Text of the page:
The University of Wisconsin football team had a chance to validate the progress it had made in recent weks along the offensive line and with its running game on Saturday against the top-ranked defense in the Big Ten Conference.

Instead, there were more of the same problems that plagued the Badgers early in the season in a 16-13 overtime loss to Michigan State.

Even those ugly early season performances weren’t this bad as UW finished with 37 rushing attempts for a season-low 19 yards against the Big Ten’s No. 1 run defense.

“Give credit to Michigan State,” UW coach Bret Bielema said. “We knew it would be a tough task, but we were never able to get anything going on the ground. Any time that happens for us offensively, it’s never going to be a good day.”

The Badgers came in knowing lost-yardage plays were a big part of Michigan State’s defense, which had been allowing 100.2 rushing yards per game.

The Spartans came in with 46 tackles for loss and added to that total with 12 for minus-59 yards. That included five sacks, after coming in with six in their first eight games.

“Those (lost-yardage plays) are huge,” said Ryan Groy, the left guard who made a second straight start at left tackle for the injured Ricky Wagner (knee).

“We had a lot of missed assignments here and there, a lot of guys falling off blocks, me included. A lot of lost-yardage plays and sacks we can’t have.”

UW tailbacks Montee Ball and James White combined to rush for 712 yards and nine touchdowns in the previous two games against Minnesota and Purdue.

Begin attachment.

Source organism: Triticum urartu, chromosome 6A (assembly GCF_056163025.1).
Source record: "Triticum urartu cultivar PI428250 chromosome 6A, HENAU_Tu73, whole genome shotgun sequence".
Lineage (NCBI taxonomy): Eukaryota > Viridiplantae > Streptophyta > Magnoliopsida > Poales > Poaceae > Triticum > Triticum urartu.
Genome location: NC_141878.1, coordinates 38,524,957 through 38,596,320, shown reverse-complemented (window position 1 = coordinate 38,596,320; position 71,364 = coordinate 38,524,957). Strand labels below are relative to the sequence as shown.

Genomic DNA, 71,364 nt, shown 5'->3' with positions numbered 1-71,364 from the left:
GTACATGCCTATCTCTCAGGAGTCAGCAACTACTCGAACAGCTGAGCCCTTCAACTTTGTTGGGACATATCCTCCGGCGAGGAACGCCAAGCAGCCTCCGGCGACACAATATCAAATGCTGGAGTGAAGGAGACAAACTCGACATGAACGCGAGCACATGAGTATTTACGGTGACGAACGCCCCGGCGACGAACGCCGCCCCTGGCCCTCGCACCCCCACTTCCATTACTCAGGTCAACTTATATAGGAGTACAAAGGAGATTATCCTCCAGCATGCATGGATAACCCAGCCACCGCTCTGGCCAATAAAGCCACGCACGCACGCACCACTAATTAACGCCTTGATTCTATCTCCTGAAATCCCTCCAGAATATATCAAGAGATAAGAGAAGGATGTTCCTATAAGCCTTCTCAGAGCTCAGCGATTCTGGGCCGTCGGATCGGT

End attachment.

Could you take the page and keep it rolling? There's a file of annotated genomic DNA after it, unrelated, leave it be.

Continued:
But neither could get going against Michigan State’s athletic and aggressive defense. Ball had 22 carries for 46 yards (2.1 average) — with 20 yards in losses. White, who came in averaging 6.9 yards per carry, had seven carries for 16 yards (2.3).

“They played physical, but they just read plays well and fly to the football,” Ball said. “When I’m getting the ball, I look up and I’m seeing a lot of people in front of my face.”

That’s what happened in the third quarter on a third-and-1 toss sweep to the right. Ball was met by a swarm of defenders and took an 8-yard loss.

The “Barge” formation, which is UW’s version of the Wildcat and made its debut the previous week with much success, only made the situation worse.

The Badgers had two key penalties and a momentum-sapping 15-yard loss on a high snap out of that formation.

The most critical mistake was a hold by tight end Sam Arneson, who was lined up on the right edge of the formation, negating an 18-yard touchdown run around right end by White in the fourth quarter. That came after UW’s defense recovered a Michigan State fumble on the previous play.

“It was tough,” said Arneson, who didn’t get a chance to see the replay. “I thought I had good hand placement. It was an outside run, so you’ve got to let go with a smaller corner like that and I thought I did in time. But, obviously, they called it back, and it hurt to have that called.”

The Badgers ended up settling for a field goal and a 10-3 lead.

Almost as costly was a snap by Travis Frederick that sailed over White’s head late in the third quarter. A 34-yard punt return by Jared Abbrederis had given UW a first down at its own 47. The 15-yard loss on second down led to a punt.

“It certainly was my fault,” Frederick said. “It just was a little big high. In practice this week, they tended to be a little bit low, so I had been working on getting them up a little bit.”

To make it even worse, UW got just the look it wanted.

“The corner ran with Montee on the motion,” White said. “I was pretty sure the tight end could have hooked whoever was outside. It was going to be an outside run, it looked like it was going to work.”

The Badgers unveiled some new looks out of the Wildcat, including one in which quarterback Joel Stave went in motion and the ball was snapped to White. That play ended up gaining nothing.

White didn’t think the problems were enough to scrap the formation.

“We didn’t run it too many times ... a lot of penalties when we did it (and) bad execution,” White said. “They had a pretty good scheme for it but I still think it would have worked fine.”

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